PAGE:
As the weather starts to warm up, perhaps you’ve been thinking about vacation. There are plenty of cool spots that one can visit, all by train. As we’ve certainly covered on the blog before, America’s railroads had in their employ both painters and illustrators to create works to entice travelers. Leslie Ragan is certainly one of my favorites – he worked for the New York Central as well as the Budd Company – and about this time last year we were posting some of his spring-like imagery.
This time I thought it would be fun to take a tour of the country through railroad art. There are countless examples of awesome posters and ads, but these are some of my favorites. Perhaps it will even give you some ideas on places to travel this year.
Maybe a nice shorter trip will be in order? Cape Cod, New England, Atlantic City and even Washington DC are all possibilities. Artist Sascha Maurer designed for both the New Haven and the Pennsylvania Railroads. The New England and the Atlantic City art below was designed by Maurer. Ben Nason also designed an array of posters for the New Haven Railroad, including the Cape Cod poster below.
Maybe you’d like to travel to a different city, a litter further away? Maybe you should visit Cincinnati!
Despite the fact that I’m not a big fan of the Pennsy, you it is impossible to not love this poster by Mitchell Markovitz.
Chicago is always a lovely place to visit!
Did I say tour the country? I lied. Maybe a visit to Canada is in order?
Now who doesn’t love a nice trip to America’s National Parks, the Pacific Northwest, or even California? Maurice Logan, William and Kenneth Willmarth designed some of these lovely views of the western United States.
Maybe a nice jaunt to the southwest? Artists Don Perceval and Oscar Bryn created these lovely posters for the Santa Fe.
Are mountains more your thing? Austrian artist Gustav Krollmann worked on these lovely designs…
Oh forget it, let’s just go everywhere! The awesome Amtrak posters designed by illustrator David Klein in 1973 make me want to see the entire country. Klein has a large body of work that is travel-themed, stretched over his entire career. His most known works were for Trans World Airlines, but he also produced work for Holland America Cruises and travel website Orbitz. Klein’s undeniably gorgeous work made railroads once again appear glamorous, just as they were in yesteryear.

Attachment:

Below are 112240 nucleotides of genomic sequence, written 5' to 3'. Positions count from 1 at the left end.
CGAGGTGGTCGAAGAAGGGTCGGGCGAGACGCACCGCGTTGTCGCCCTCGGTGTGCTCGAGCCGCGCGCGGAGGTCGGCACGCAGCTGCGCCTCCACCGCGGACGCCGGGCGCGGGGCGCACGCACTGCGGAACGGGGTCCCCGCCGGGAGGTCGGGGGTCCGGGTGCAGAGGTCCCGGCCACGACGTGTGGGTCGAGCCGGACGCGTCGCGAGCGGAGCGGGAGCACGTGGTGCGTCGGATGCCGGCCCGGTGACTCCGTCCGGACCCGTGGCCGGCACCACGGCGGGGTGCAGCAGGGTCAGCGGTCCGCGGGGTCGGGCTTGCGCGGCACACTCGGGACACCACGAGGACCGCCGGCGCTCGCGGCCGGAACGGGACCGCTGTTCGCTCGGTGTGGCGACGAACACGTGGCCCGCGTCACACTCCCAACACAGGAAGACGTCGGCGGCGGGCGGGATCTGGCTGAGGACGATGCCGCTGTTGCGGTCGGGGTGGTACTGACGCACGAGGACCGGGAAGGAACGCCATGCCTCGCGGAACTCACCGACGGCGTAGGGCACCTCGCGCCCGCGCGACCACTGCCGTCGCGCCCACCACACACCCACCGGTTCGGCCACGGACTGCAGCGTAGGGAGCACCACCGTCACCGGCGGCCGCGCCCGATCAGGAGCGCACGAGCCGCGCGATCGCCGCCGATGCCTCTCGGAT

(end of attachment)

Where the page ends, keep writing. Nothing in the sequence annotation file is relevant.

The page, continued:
Now that we’ve traveled around the country through railroad art, are you planning to take a vacation to some interesting locale? Are you going to go by train? Let us know in the comments!
Every time I go to grab a snack at home, I find myself staring at an advertisement. And I’m not talking about the packaging of the food itself – my roommate has hung a calendar from our local pharmacy on the inside of the cabinet. You probably have one of these somewhere in your home – whether it be from the local Chinese restaurant, hardware store, bank, or doctor’s office. Businesses ingratiating themselves among their customers by providing them with a useful item (with a little advertisement for themselves, of course) is hardly a new concept – in fact it has been in practice for well over a hundred years. While today fridge magnets and calendars are commonplace, historically it wasn’t unheard of for a business to print useful cards with train schedules. What better way to remain at the forefront of your customers’ mind than to have your ad on a card they carry around everywhere?
Unofficial timecards are fairly easy to pick out – they bear no official railroad logo or marking – and generally have a whole lot of ads. They also use the railroad’s original name – the New York and Harlem – which was a name everybody knew, as opposed to calling it the Harlem Division, as the railroad did by this time.
Train timecard from Pawling, 1892. A bifold card, the outside features advertisements for numerous businesses. In featuring only weekday trains, the card is tailored to the businessman that would likely patronize the featured establishments. For those looking for Sunday trains, the card advises to consult an official timetable “of the road.”
Timecard from 1890, featuring selected stops along the Harlem, all the way up to Chatham. Also a bifold, this card is likely more successful than the unwieldy one above, as it would easily fit into your pocket.
Although I wouldn’t classify it as an advertisement like above, the Woodlawn Cemetery also printed their own small time cards. You’ll note a great comparison below – an official railroad-printed Woodlawn time card, along with one printed by the cemetery itself. Besides the address and phone numbers of the cemetery, the card also contains an edited list of train times – corresponding with the cemetery’s hours – of course!
Timecards from Woodlawn. The 1891 card at left is official and printed by the railroad. The 1892 card at right was printed by the Woodlawn Cemetery.